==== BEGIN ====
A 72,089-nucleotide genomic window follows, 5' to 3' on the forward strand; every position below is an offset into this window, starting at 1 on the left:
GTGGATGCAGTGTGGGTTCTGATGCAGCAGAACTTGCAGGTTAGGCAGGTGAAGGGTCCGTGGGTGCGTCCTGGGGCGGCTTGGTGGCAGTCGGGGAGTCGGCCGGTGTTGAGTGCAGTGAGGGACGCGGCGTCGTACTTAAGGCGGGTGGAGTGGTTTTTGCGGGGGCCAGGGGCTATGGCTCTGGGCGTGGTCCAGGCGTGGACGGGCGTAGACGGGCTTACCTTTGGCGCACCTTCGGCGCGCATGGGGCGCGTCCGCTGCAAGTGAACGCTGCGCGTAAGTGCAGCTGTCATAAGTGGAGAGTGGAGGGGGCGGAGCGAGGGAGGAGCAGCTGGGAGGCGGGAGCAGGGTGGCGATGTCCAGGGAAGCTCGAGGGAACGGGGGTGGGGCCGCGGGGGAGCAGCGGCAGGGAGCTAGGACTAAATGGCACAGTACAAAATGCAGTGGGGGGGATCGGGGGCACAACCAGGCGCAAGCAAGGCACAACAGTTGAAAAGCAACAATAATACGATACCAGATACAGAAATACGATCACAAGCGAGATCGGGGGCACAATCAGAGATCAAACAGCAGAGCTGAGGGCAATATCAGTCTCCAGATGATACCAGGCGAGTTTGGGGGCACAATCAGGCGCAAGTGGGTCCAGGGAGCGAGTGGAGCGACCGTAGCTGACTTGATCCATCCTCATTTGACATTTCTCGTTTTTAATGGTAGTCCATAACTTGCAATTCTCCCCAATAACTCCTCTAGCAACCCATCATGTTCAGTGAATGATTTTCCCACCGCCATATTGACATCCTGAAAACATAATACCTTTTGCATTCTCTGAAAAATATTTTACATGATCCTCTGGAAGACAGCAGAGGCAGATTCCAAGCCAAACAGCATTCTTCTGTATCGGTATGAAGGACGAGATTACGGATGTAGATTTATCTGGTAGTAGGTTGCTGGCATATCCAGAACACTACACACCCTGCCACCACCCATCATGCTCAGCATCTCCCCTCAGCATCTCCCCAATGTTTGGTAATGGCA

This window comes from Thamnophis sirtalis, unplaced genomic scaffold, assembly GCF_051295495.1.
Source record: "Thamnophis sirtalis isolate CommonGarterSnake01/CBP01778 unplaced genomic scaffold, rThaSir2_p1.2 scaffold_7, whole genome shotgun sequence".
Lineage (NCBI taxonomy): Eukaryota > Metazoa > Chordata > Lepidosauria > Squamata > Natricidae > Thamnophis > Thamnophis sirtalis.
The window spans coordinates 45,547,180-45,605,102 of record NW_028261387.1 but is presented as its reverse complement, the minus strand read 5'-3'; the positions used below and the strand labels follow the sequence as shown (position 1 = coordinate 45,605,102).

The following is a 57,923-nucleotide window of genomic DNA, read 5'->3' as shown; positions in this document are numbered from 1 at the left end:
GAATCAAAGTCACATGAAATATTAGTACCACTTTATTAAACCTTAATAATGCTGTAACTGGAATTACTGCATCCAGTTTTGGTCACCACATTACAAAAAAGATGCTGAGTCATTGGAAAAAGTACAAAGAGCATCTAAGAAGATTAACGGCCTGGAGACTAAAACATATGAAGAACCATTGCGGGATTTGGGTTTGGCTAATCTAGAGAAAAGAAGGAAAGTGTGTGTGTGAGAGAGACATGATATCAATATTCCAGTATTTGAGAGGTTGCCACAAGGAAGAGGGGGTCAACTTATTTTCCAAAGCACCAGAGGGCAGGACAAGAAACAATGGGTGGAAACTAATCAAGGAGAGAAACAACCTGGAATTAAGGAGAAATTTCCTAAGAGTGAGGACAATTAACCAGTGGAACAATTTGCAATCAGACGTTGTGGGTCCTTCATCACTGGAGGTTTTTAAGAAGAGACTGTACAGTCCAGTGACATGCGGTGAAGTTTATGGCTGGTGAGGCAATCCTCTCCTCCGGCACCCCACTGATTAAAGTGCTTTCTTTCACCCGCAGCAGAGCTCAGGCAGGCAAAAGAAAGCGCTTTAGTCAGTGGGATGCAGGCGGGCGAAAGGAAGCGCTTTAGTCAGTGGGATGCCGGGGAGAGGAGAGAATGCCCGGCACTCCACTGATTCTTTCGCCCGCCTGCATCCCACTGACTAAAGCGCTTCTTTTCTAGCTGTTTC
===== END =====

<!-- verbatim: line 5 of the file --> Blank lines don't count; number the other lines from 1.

Lineage (NCBI taxonomy): Eukaryota > Metazoa > Chordata > Lepidosauria > Squamata > Natricidae > Thamnophis > Thamnophis sirtalis.